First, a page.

By 2016, Williams was finding his own voice anyway. He spoke out about being marginalized as one of the few Black racers at the elite level and about the importance of representation in cycling. He founded Cncpt, a development team for young riders of color specializing in crit and fixed-gear criterium (racing on bikes without brakes). Two years later, he broke out on his own, cobbling together enough sponsorships to race independently. Given that drafting and team tactics are a huge advantage in road racing, this was an audacious move. But Williams had his best season ever, winning both the USAC amateur road race and the criterium national championships in Hagerstown, Maryland, in June. (As a USAC Category 1 racer, Williams is a level below professional, so he’s technically an elite amateur. But Category 1 racers compete against pros in most major events and often belong to sponsored teams.)
In 2019, Williams founded L39ion, a team centered on him and his youngest brother, Cory, then 25, who had become a promising domestic pro. (The 39 in the name refers to 39th Street, where the siblings grew up.) While part of the team’s mission is to promote diversity and inclusion in cycling, its coed roster includes white riders, too. Big picture: Williams wants L39ion to serve as a model for a smarter, more profitable, more sustainable pro cycling team.
For starters, L39ion has yet to sign with a sponsor that hasn’t cut a check. This presents a contrast to many U.S teams, he says, which historically have accepted product as compensation and maintained a budget with barely enough money to pay riders. “I’m responsible for 15 people now, and they’re not going to work for free, because I’m not going to allow them to,” Williams says. His own days of making $12,000 a year are over, too. He says that his sponsorships bring in more than most WorldTour riders make.
In return, the team demonstrates an unusual level of savvy for its partners. “We operate as a marketing firm rather than a cycling team,” Williams says. “We leverage our partnerships through the sport and storytelling of cycling.” In early 2020, for example, the Williams brothers produced a short film with Jeep that premiered on Sundance TV titled Hustle and Motivate, about growing up in South Central L.A. and finding their way in a mostly white sport. For GoPro, another partner, they bring their reputation for mesmerizing race footage; fans can watch them elbow their way through a pack, whiz around corners, and unleash body-rocking sprints across the finish line.
Williams wants to sell crit racing as an aspirational lifestyle. “It’s like being in a rock band,” he says. “You’re going to these cities on this tour, and there might be 10,000 people surrounding a crit course, and you’re the star of that show. What we’ve done more successfully than anyone else is generate content around how cool the lifestyle is.” Which also means looking the part: art- and streetwear-inspired kit and imagery are core to L39ion branding.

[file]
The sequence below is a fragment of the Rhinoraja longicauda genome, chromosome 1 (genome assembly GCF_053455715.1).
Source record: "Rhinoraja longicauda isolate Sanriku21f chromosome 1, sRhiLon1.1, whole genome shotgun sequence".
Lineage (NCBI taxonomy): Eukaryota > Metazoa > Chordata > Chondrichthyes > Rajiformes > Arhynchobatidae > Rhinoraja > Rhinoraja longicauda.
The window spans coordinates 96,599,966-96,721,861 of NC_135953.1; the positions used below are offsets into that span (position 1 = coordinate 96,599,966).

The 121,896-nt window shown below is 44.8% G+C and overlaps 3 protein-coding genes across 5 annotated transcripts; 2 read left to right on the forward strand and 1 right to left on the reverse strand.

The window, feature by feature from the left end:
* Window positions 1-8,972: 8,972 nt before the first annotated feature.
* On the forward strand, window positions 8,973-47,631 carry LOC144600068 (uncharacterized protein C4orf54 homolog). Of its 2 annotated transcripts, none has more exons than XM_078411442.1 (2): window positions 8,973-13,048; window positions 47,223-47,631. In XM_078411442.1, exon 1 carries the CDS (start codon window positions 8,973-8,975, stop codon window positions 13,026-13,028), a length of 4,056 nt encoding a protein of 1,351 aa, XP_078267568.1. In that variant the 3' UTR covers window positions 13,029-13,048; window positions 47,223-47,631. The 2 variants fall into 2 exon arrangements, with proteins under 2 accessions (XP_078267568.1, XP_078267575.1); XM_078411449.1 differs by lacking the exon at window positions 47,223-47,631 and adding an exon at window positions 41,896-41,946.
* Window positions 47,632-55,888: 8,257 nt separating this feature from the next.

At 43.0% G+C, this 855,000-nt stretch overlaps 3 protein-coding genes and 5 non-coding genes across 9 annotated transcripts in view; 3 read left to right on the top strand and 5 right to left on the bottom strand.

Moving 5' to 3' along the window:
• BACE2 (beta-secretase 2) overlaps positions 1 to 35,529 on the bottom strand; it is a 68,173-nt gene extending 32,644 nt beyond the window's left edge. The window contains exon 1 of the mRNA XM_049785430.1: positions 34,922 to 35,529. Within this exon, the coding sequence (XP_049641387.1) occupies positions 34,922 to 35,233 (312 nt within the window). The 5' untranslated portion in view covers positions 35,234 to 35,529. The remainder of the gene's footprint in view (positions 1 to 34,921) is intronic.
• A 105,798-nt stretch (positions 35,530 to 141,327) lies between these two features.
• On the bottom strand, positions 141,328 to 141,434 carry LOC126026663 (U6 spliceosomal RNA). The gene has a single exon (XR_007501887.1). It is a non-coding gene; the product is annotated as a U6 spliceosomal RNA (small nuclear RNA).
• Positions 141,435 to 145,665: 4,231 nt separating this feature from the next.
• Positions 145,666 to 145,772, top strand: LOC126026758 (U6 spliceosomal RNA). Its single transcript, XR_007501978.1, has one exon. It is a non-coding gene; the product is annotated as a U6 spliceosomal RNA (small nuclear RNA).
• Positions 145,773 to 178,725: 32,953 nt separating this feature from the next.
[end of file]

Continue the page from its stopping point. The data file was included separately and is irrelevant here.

Williams’s own Instagram account (@juswilliamz) is a master class in How to Be Effortlessly Cool Online, hitting an elusive balance of sleek, stylized photography and lighter authentic moments, like him, Cory, and his other younger brother, Calman, bagging on each other during midride coffee stops. “He really gets that if he can create characters with himself and the team, then that’s interesting to a brand and to fans,” says Anna McLeod, the athlete, team, and partnership manager at Rapha, L39ion’s clothing sponsor. This isn’t something pro cyclists have traditionally focused on, she adds.
The strategy works, according to Fiona Swartz, marketing manager at Specialized, which is a major sponsor for L39ion. When the company launched its flagship Tarmac SL7 race bike last summer, it featured Justin and Cory in the marketing. “The traffic and excitement for them specifically was just way more than we could’ve expected,” Swartz says.
Through L39ion, Williams hopes to provide multiple avenues of appeal to those who haven’t typically been bike racing fans. “There’s this massive new demographic of people who are looking at the sport, because here are these two Black men standing on top of the podium and pushing for change,” he says. “Whatever people pull from our story—whether it’s ‘I like the way they dress, so that’s why I follow them’ or ‘These dudes are winning races, so I rock with them’—people are connecting to us.”
I ask Williams to paint me a picture of his fantasy for American pro cycling in 20 years. He launches into it without hesitation. For starters: “The American public will have a very clear understanding of what crit racing is,” he says. Teams will be tied to cities instead of sponsors, and there will be fierce, storied rivalries, like the New York Wolfpack versus L39ion of Los Angeles. Races will be broadcast on ESPN. There will be standout stars among the peloton. Jerseys will sport names and numbers, and fans will be able to purchase their favorite rider’s jersey from team stores, providing a reliable source of revenue.
Williams is inspired by the NBA, which in the 1980s was revived from a period of declining viewership by fresh leadership and smart marketing that played up dramatic rivalries and charismatic personalities. It’s a moon shot of a vision, but one with major upside—not just for him and L39ion, and not just for young Black aspiring bike racers. “I’m trying to change cycling for everyone, period,” Williams says. “More people ride bikes than play any other sport in the world. So imagine if you can make that thing cool and connect to all of those people—the general consumer, the general public.” In other words, imagine if pro cycling became an American sport.